Employers don’t value college degrees as much as originally thought, recent survey data shows, and the disdain is behind a restored appreciation for blue-collar job-seekers that bring skill and experience over education.
The study, known as the Freedom Economy Index (FEI), a joint project of job recruiting service RedBalloon and PublicSquare, surveyed opinions from 70,000 small businesses between Oct. 25 and Oct. 30, with 905 respondents, a 3% margin of error and a 95% confidence level.
When asked about the “return on investment” of higher education, a whopping 67% of participating employers responded “strongly no” when asked if they believed institutions of higher education were “graduating students with relevant skills that today’s business community needs.”
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An additional 24.4% responded with “somewhat no” while the remaining 8.7% responded either “somewhat yes,” “strongly yes,” or “other.”
“This doesn’t surprise me at all,” former construction worker and “Blue Collar Cash” author Ken Rusk said Sunday on “FOX & Friends Weekend.”
“Colleges used to be a place where you would get a degree, and that would only enhance an effective human being, an already effective human being. Now we’re seeing colleges attach these degrees to people that literally can’t come out and do some of the life skills that we need.”
Some who participated in the survey echoed that sentiment.
“The talent shortage will just get worse because high schools and colleges produce no talent,” one employer said.
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Another called for skills to be taught in high school, while a third responded to the survey question with “Absolutely not,” calling advanced education a “waste” from the perspective of a former college graduate.
Rusk said job-seekers with college degrees pose a challenge in another way.
“They’ve [graduates] kind of been hoodwinked a little bit to think that the degree is the thing that’s going to carry the day completely,” he said. “You have to remember that it’s something that you’re supposed to use to enhance the skills that you already have, and that’s what we’re seeing now. They’re relying way too much on that piece of paper or that degree, rather than getting some of the experiences that they need [and] that these companies really want.”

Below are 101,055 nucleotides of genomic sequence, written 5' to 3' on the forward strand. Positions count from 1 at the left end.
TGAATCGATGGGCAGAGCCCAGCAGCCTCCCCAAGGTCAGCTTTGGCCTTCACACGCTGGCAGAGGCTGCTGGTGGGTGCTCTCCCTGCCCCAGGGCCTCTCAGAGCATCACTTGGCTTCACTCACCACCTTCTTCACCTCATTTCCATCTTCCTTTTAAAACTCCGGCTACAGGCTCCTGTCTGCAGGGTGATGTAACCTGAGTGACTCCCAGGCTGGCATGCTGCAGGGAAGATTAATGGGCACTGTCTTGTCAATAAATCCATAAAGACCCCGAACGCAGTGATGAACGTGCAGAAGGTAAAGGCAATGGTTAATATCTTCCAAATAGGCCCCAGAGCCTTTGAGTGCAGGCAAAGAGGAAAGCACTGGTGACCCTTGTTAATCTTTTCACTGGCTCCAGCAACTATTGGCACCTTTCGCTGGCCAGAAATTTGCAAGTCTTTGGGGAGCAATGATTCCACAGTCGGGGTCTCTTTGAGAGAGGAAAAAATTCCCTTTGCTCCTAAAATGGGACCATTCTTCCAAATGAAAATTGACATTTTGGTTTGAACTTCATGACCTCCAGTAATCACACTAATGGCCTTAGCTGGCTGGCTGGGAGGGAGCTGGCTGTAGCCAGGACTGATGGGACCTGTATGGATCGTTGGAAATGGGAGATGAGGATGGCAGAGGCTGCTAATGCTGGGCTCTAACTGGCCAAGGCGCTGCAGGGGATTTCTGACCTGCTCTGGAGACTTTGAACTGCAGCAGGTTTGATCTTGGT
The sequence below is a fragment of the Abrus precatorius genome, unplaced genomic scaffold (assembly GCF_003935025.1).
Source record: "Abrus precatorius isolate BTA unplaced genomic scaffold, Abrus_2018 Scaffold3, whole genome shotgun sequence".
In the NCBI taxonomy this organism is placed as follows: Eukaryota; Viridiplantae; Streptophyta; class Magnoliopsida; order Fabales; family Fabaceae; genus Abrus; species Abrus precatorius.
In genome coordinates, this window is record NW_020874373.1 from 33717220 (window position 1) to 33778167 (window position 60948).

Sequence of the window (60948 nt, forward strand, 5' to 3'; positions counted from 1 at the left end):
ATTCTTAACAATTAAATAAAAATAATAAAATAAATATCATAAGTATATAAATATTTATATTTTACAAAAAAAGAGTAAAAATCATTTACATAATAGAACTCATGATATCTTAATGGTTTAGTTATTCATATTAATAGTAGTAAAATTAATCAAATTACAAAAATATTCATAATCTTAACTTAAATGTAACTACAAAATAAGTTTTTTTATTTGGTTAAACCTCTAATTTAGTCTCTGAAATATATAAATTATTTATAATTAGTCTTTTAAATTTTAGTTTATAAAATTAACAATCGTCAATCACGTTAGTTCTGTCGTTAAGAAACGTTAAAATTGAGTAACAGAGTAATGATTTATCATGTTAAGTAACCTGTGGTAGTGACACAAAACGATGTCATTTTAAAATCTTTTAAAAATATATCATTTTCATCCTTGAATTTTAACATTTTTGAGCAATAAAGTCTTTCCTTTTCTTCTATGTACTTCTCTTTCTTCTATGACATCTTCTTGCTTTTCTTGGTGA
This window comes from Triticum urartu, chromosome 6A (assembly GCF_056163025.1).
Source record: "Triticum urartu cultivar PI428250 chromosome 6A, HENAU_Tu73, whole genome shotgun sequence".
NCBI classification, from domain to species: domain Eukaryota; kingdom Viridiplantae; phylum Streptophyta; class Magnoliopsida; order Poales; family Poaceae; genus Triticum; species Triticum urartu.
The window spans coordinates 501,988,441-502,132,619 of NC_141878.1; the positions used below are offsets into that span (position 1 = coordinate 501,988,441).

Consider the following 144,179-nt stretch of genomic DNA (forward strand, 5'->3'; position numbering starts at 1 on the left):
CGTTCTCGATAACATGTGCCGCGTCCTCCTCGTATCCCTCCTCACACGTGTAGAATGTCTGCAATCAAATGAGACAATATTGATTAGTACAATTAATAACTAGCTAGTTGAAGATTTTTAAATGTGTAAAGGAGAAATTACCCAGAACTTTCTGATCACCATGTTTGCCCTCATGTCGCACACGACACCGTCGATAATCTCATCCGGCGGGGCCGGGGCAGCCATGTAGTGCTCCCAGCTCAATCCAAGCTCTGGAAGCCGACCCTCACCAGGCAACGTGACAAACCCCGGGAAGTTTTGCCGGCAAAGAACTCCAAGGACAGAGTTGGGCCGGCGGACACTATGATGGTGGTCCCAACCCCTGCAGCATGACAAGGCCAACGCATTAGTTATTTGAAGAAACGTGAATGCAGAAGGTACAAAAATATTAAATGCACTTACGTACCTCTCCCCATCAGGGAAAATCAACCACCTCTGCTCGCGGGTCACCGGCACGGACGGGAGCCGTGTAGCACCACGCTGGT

The survey also asked employers if they are more or less likely to consider a job-seeker with a four-year degree.
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Only 10% of participants said a college degree would make a potential job-seeker more hirable. On the other hand, 41.5% said the degree makes “no difference,” while over 40% said a college degree would make them less likely to hire a prospective applicant.
“Let’s use this to apply the law of supply and demand in our favor here, where supply is low and demand is high. That’s where the money goes,” Rusk said, stressing the importance of learning a trade in today’s labor market.
“You can get a degree, or you can get a certificate in a lot of these trades for a tenth or a fifth of what you’re paying for college. Not only that, but you’re doing it in half the time, and you’re earning money while you’re learning versus paying to learn and then hoping you get a job that matches up with that debt.”
The workplace shift away from requiring college degrees has taken hold of several major companies, including Walmart, IBM, Accenture, Bank of America and Google, as the costs associated with higher education continue to skyrocket.
High college costs have also fueled long-term discussions about student loan debt and relief from the federal government.
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FOX News’ Kendall Tietz and Nikolas Lanum contributed to this report.
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